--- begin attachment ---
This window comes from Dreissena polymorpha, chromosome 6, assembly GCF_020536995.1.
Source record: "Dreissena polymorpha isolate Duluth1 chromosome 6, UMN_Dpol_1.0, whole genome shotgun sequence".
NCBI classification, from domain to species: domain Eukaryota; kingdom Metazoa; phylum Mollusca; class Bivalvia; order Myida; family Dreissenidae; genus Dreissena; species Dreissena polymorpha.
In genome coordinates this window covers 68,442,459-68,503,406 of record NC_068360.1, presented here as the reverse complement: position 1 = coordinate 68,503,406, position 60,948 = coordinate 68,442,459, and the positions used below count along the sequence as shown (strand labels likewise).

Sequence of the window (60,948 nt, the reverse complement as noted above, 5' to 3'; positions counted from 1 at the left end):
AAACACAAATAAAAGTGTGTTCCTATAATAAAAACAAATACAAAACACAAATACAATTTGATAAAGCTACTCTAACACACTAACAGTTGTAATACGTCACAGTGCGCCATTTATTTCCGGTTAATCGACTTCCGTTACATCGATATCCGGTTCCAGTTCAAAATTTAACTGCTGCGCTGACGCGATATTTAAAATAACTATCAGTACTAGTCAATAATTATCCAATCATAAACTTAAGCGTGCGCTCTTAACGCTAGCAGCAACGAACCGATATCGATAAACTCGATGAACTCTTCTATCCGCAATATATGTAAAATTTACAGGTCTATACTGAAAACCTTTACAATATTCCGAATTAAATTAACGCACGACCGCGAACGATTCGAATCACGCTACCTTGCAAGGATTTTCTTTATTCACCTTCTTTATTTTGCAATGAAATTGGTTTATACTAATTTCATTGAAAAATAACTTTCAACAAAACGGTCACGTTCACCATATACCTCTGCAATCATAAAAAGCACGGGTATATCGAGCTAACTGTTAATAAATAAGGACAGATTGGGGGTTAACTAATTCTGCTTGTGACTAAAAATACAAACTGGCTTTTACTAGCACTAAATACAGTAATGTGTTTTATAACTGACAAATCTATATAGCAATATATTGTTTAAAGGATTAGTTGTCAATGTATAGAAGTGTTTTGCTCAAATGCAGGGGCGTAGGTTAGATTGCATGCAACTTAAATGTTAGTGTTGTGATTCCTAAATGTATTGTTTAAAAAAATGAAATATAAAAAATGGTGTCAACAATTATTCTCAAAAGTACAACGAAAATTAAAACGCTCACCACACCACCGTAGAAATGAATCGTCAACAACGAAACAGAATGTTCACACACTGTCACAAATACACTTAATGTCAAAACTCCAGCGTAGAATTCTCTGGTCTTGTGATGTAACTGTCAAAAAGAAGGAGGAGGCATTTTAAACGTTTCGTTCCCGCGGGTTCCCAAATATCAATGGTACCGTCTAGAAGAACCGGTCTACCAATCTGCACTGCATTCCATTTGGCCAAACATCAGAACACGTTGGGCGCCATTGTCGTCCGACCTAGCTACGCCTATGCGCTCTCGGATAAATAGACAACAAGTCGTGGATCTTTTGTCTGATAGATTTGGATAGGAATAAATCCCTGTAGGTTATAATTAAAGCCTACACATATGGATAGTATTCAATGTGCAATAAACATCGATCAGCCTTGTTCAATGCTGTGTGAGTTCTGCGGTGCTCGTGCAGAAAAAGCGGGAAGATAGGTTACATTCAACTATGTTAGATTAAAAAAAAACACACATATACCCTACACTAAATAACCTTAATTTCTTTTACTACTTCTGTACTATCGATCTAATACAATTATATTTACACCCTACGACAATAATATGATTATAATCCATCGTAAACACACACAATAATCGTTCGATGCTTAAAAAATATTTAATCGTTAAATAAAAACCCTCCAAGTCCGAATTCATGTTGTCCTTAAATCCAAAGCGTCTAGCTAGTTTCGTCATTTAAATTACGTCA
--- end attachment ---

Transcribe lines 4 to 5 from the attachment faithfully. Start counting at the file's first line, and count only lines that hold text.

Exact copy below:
In genome coordinates this window covers 68,442,459-68,503,406 of record NC_068360.1, presented here as the reverse complement: position 1 = coordinate 68,503,406, position 60,948 = coordinate 68,442,459, and the positions used below count along the sequence as shown (strand labels likewise).

Sequence of the window (60,948 nt, the reverse complement as noted above, 5' to 3'; positions counted from 1 at the left end):